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9 results for Catawba Indians--North Carolina
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Record #:
13320
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Abstract:
Qualla Town, located in Haywood County, is an area encompassing 72,000 acres of land inhabited by the Cherokee and Catawba Native Americans. Divided into seven clans, each of which is managed by a chief, the indigenous peoples of this area still function and practice beliefs despite the widespread Native American removal that devastated tribes and belief systems elsewhere in North America.
Source:
The State (NoCar F 251 S77), Vol. 22 Issue 14, Dec 1954, p15-16, 24, il
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Record #:
19997
Author(s):
Abstract:
This article presents data pertaining to the name identity of the Catawba tribe and neighboring groups which was collected from the few remaining speakers of the language during the last days of the tribe's cultural life.
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Record #:
24678
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Abstract:
In an excerpt from ‘Letter from the Alleghany Mountains,’ 1848 traveler Charles Lanman (1819-1895) describes his experience in Qualla Town, in Haywood County. The town is occupied by Cherokee and Catawba Indians.
Source:
The State (NoCar F 251 S77), Vol. 22 Issue 14, December 1954, p15-16, 24, il
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Record #:
22562
Author(s):
Abstract:
Although few early written accounts of Indians in the Piedmont region of North Carolina exist, there are traces of the native populations that have been left behind. The Saponi, Tutelo, and especially the Catawba were strong tribes in the Piedmont region, as seen through relics and remains such as stone implements, pottery, arrows, and even graves.
Record #:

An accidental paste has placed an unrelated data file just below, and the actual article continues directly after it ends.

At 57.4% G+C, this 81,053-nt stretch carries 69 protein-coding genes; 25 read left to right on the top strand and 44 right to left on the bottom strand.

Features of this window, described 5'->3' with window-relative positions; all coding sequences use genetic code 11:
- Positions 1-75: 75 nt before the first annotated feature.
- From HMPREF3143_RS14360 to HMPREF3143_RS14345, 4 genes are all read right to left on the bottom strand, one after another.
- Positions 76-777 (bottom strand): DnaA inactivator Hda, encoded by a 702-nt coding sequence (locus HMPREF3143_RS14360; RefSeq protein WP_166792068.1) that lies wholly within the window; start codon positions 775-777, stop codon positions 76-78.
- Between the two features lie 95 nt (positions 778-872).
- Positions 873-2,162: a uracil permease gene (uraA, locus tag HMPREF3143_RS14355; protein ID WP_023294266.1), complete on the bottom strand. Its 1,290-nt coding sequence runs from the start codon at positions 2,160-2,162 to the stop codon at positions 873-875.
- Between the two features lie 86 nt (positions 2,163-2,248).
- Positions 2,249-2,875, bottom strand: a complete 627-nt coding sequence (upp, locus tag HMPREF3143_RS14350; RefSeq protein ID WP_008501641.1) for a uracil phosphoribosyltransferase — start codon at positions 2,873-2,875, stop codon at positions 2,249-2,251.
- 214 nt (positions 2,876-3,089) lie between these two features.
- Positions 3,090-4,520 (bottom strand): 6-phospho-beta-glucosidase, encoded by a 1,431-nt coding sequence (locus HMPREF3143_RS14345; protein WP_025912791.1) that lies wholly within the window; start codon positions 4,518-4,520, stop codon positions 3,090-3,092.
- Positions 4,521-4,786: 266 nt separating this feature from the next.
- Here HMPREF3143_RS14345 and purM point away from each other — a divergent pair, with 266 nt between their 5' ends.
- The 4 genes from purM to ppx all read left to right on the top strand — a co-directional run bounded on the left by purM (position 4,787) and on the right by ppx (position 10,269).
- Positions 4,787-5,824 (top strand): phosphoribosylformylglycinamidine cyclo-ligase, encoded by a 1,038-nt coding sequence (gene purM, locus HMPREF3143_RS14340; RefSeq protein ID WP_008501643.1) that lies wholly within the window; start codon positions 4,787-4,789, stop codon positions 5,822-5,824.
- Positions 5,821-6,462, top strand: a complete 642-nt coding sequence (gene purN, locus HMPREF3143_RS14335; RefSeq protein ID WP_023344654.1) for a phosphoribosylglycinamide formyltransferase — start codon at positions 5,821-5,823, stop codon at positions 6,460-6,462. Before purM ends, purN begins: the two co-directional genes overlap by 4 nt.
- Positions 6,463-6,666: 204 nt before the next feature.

35116
Author(s):
Abstract:
Mary Fitts’ article covered the relationships facilitated between the American Indians groups residing in the Central Piedmont region between the sixteenth and first half of the eighteenth century. Highlighted were similar challenges the groups encountered. An examination of one of the groups inhabiting this region, the Catawba, involved factors such as their name’s possible origins, differences in class, social differences, and reasons for their becoming a confederacy of nations. With regards to their pottery, included were four tables and ten figures related to the locations and types. Their locations in this regions were revealed in three maps (see figures 2, 4, and 5), as well as locations for the archaeological expeditions (see figures 3 and 5).
Record #:
35117
Abstract:
In 2002-2003, Brent Riggs, R.P. Stephen Davis, and Mark Plane, archaeologists from the University of North Carolina, discovered Catawba pottery from the eighteenth and nineteenth centuries in New Town, South Carolina. Highlighted aspects of their discovery included this pottery’s characteristics, assemblage, production and trade. Also noted was this research’s significance and implications for the Colonoware debate. Figures feature location sites, shards or vessels images, and burnishing stones that aided in Catawba pottery’s production.
Record #:
35696
Abstract:
The Black Drink and Great Man, or a variety of tea and the known commonly gingsen, were among the multitude of remedies the Cherokee and Catawba produced from wild herbs. Such remedies, shamans in Nations such as these used in centuries past to treat a variety of medical conditions. What is modern is the regard for these remedies’ effectiveness, in particular for their power to provide a holistic cure.
Source:
Tar Heel (NoCar F 251 T37x), Vol. 6 Issue 6, Nov/Dec 1978, p60-62
Record #:
36384
Author(s):
Abstract:
The Belmont Cardinals Tar Heel Junior Historians, Belmont Junior High School, Belmont, NC prepared brief articles on Belmont Abbey College, Major William Chronicle, The Catawba Indians and The Flood of 1916.
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Record #:
39017
Author(s):
Abstract:
Peter Henley, of England, was named by King George II as Chief Justice of North Carolina in 1755. He was noted for his dealings with treaties with the Catawba Indian Nation. When Henley died in 1758, he left a huge estate of 1,500 acres in Anson, New Hanover, and Orange Counties and unique and costly objects of art. He was buried in St. Paul’s Episcopal Church cemetery in Edenton, NC.